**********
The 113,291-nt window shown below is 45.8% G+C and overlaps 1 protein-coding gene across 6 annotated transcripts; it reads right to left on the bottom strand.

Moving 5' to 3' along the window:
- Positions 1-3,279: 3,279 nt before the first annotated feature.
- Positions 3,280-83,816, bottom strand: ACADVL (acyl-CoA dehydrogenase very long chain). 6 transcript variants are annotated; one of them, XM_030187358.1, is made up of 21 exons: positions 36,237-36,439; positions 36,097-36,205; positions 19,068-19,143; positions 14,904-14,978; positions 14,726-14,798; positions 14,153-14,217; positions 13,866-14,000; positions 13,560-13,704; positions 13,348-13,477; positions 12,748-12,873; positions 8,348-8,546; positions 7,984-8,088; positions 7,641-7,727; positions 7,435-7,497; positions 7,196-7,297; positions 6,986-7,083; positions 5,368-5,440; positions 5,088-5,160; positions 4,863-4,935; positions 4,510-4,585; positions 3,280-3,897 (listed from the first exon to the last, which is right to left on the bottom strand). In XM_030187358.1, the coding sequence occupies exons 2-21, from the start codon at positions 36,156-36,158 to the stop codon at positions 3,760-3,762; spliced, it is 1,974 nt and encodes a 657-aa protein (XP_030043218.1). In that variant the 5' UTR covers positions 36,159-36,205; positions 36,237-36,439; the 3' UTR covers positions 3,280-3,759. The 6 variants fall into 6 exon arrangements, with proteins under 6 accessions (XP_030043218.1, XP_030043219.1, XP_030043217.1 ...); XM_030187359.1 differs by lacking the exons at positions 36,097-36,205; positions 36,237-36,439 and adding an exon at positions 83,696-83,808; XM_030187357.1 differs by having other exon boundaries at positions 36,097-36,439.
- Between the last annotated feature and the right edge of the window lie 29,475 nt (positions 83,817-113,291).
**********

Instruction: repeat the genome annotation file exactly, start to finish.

The 113,291-nt window shown below is 45.8% G+C and overlaps 1 protein-coding gene across 6 annotated transcripts; it reads right to left on the bottom strand.

Moving 5' to 3' along the window:
- Positions 1-3,279: 3,279 nt before the first annotated feature.
- Positions 3,280-83,816, bottom strand: ACADVL (acyl-CoA dehydrogenase very long chain). 6 transcript variants are annotated; one of them, XM_030187358.1, is made up of 21 exons: positions 36,237-36,439; positions 36,097-36,205; positions 19,068-19,143; positions 14,904-14,978; positions 14,726-14,798; positions 14,153-14,217; positions 13,866-14,000; positions 13,560-13,704; positions 13,348-13,477; positions 12,748-12,873; positions 8,348-8,546; positions 7,984-8,088; positions 7,641-7,727; positions 7,435-7,497; positions 7,196-7,297; positions 6,986-7,083; positions 5,368-5,440; positions 5,088-5,160; positions 4,863-4,935; positions 4,510-4,585; positions 3,280-3,897 (listed from the first exon to the last, which is right to left on the bottom strand). In XM_030187358.1, the coding sequence occupies exons 2-21, from the start codon at positions 36,156-36,158 to the stop codon at positions 3,760-3,762; spliced, it is 1,974 nt and encodes a 657-aa protein (XP_030043218.1). In that variant the 5' UTR covers positions 36,159-36,205; positions 36,237-36,439; the 3' UTR covers positions 3,280-3,759. The 6 variants fall into 6 exon arrangements, with proteins under 6 accessions (XP_030043218.1, XP_030043219.1, XP_030043217.1 ...); XM_030187359.1 differs by lacking the exons at positions 36,097-36,205; positions 36,237-36,439 and adding an exon at positions 83,696-83,808; XM_030187357.1 differs by having other exon boundaries at positions 36,097-36,439.
- Between the last annotated feature and the right edge of the window lie 29,475 nt (positions 83,817-113,291).